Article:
The Ultimate Secret Tour of Iceland
Use #Icelandsecret to share your Iceland secret with the world.
In February, 2014, Inspired by Iceland launched a global search for the ‘World’s Most Intrepid Tourist’. The unique competition brought one winner, Jennifer Asmundson, and her friend Corina, on the Secret Tour of Iceland planned by 100,000 strong army of Facebook fans. This magical 7-day tour saw them travel across the country, uncovering its best kept, most colourful and often surprising secrets.
This is their story.
Discover the Secrets of Iceland
Iceland is perhaps the obvious destination for people looking for the unexpected. Something that is just a little out of the ordinary. The people are warm and welcoming, the nature is rugged and beautiful, the culture is rich and appealing but nothing is really quite what you would expect. Come and join us on an expedition of discovery and find out why people find Iceland so special.
There are many differen tways to enjoy Iceland. Come and be inspired by the culture, the nature, the creativity and adventerous spirit. Find the Iceland that you want to meet.
Iceland is typically divided into different geographical regions. Each region differs slightly in respect of culture and landscape, but all are uniquely Icelandic. Find your favorite part of Iceland.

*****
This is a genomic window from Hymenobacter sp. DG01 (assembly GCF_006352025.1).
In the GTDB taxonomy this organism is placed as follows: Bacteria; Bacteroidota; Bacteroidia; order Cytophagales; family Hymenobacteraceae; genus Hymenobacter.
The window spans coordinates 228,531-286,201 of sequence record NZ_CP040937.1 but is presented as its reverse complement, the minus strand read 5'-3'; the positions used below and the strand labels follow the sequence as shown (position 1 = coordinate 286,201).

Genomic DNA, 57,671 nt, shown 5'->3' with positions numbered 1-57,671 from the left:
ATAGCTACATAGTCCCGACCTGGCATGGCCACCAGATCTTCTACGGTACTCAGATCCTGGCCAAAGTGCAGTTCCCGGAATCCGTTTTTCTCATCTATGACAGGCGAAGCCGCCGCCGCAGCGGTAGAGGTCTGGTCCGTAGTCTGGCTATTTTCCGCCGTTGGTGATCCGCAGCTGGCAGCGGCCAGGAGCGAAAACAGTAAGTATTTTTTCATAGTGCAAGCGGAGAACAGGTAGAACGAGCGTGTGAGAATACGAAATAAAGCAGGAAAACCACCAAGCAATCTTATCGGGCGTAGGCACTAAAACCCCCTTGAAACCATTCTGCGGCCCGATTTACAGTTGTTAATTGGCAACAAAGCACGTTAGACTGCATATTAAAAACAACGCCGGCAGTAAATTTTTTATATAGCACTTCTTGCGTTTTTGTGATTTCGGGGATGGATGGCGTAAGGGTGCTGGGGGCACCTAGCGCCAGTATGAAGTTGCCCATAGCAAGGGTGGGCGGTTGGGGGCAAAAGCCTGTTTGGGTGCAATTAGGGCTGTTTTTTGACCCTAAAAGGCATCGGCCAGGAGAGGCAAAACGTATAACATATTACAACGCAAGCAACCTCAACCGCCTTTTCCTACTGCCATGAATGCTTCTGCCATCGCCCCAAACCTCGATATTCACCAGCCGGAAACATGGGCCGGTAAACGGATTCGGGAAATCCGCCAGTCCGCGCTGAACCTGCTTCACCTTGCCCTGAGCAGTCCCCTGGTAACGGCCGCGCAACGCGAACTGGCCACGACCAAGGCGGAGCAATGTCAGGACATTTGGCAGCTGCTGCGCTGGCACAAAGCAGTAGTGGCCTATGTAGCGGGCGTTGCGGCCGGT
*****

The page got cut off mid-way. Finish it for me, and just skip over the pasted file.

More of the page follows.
Find your Iceland adventure
Need help planning your trip? Our travel search guides you through the endless possibilities. It is a port to tour operators, information offices, attractions and all the adventures you could wish for.
Best of Iceland
The extreme dark of the Icelandic winter has a few perks. Between September and April, Iceland is treated to a magnificent natural display: the phenomenon of aurora borealis, named after the Roman goddess of dawn, Aurora, and the Greek name for the north wind, Boreas. This is what we commonly call the Northern Lights.
Iceland was the last country to be settled in Europe, when emigrants from Scandinavia and the British Isles first came to live on the island in the ninth and tenth century. It remains the most sparsely populated country of the continent with less than three inhabitants per square kilometer.
Vatnajökull National Park, established in 2008, encompasses not only all of Vatnajökull glacier but also extensive surrounding areas, including Skaftafell in the southwest, and Jökulsárgljúfur in the north. The park covers 13% of Iceland, making it the largest national park in Europe.